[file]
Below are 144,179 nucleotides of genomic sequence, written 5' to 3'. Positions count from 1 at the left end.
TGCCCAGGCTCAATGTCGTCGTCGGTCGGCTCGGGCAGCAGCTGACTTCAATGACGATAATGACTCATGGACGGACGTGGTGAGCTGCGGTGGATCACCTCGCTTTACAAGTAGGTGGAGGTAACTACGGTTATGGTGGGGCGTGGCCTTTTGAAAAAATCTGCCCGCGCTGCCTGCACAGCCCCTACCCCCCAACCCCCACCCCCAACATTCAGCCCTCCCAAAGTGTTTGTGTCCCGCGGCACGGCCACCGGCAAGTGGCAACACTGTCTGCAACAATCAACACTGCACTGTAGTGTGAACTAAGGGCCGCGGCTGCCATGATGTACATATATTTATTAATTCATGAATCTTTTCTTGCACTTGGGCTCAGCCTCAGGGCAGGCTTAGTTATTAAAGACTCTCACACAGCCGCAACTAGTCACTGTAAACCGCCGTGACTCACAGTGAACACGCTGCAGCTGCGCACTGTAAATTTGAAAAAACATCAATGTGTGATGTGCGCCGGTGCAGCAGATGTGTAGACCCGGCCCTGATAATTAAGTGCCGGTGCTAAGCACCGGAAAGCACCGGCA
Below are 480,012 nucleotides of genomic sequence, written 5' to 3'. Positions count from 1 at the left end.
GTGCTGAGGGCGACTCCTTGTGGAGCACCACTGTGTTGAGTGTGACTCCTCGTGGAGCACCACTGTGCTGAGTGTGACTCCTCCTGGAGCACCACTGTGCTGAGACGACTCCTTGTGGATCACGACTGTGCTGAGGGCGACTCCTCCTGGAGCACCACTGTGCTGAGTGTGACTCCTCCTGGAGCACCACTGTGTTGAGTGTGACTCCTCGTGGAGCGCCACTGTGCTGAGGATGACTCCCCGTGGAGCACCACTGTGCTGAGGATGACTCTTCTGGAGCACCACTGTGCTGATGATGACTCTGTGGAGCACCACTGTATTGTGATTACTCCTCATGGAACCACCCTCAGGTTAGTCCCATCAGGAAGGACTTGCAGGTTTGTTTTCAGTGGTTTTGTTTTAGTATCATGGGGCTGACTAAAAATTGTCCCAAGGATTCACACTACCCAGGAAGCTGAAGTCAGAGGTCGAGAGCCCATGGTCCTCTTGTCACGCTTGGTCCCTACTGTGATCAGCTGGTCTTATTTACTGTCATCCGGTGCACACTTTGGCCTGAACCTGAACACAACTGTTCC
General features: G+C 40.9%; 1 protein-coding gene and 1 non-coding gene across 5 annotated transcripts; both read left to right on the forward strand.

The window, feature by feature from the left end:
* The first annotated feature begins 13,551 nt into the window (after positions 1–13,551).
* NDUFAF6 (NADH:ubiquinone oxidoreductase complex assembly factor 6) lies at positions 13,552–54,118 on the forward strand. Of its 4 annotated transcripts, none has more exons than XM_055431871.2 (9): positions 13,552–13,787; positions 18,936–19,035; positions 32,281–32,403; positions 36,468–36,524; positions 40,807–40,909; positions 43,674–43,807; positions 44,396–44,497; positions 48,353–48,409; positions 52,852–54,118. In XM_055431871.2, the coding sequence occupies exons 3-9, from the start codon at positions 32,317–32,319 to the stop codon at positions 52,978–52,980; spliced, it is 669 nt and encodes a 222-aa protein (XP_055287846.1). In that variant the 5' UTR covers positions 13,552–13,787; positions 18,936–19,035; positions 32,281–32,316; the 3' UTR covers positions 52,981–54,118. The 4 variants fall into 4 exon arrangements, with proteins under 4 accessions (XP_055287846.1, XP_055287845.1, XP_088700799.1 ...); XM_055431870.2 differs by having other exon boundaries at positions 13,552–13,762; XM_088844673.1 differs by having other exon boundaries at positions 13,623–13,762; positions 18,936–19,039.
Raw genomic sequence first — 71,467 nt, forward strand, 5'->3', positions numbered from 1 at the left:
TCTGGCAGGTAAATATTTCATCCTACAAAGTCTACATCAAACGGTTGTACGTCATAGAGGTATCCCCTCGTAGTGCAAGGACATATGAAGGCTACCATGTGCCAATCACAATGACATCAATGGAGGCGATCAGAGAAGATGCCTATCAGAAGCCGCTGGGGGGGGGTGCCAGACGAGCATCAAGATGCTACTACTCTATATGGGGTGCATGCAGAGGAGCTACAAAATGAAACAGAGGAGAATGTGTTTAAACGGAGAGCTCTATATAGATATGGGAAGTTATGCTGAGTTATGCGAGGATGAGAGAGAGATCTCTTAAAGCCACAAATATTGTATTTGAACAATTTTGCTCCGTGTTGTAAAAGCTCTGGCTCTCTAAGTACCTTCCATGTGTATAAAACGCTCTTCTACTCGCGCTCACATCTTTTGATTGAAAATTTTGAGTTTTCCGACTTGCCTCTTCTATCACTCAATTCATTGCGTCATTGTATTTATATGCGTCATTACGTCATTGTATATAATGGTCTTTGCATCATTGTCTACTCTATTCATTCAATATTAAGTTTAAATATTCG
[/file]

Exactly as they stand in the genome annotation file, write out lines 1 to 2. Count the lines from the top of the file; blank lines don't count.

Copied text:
Below are 144,179 nucleotides of genomic sequence, written 5' to 3'. Positions count from 1 at the left end.
TGCCCAGGCTCAATGTCGTCGTCGGTCGGCTCGGGCAGCAGCTGACTTCAATGACGATAATGACTCATGGACGGACGTGGTGAGCTGCGGTGGATCACCTCGCTTTACAAGTAGGTGGAGGTAACTACGGTTATGGTGGGGCGTGGCCTTTTGAAAAAATCTGCCCGCGCTGCCTGCACAGCCCCTACCCCCCAACCCCCACCCCCAACATTCAGCCCTCCCAAAGTGTTTGTGTCCCGCGGCACGGCCACCGGCAAGTGGCAACACTGTCTGCAACAATCAACACTGCACTGTAGTGTGAACTAAGGGCCGCGGCTGCCATGATGTACATATATTTATTAATTCATGAATCTTTTCTTGCACTTGGGCTCAGCCTCAGGGCAGGCTTAGTTATTAAAGACTCTCACACAGCCGCAACTAGTCACTGTAAACCGCCGTGACTCACAGTGAACACGCTGCAGCTGCGCACTGTAAATTTGAAAAAACATCAATGTGTGATGTGCGCCGGTGCAGCAGATGTGTAGACCCGGCCCTGATAATTAAGTGCCGGTGCTAAGCACCGGAAAGCACCGGCA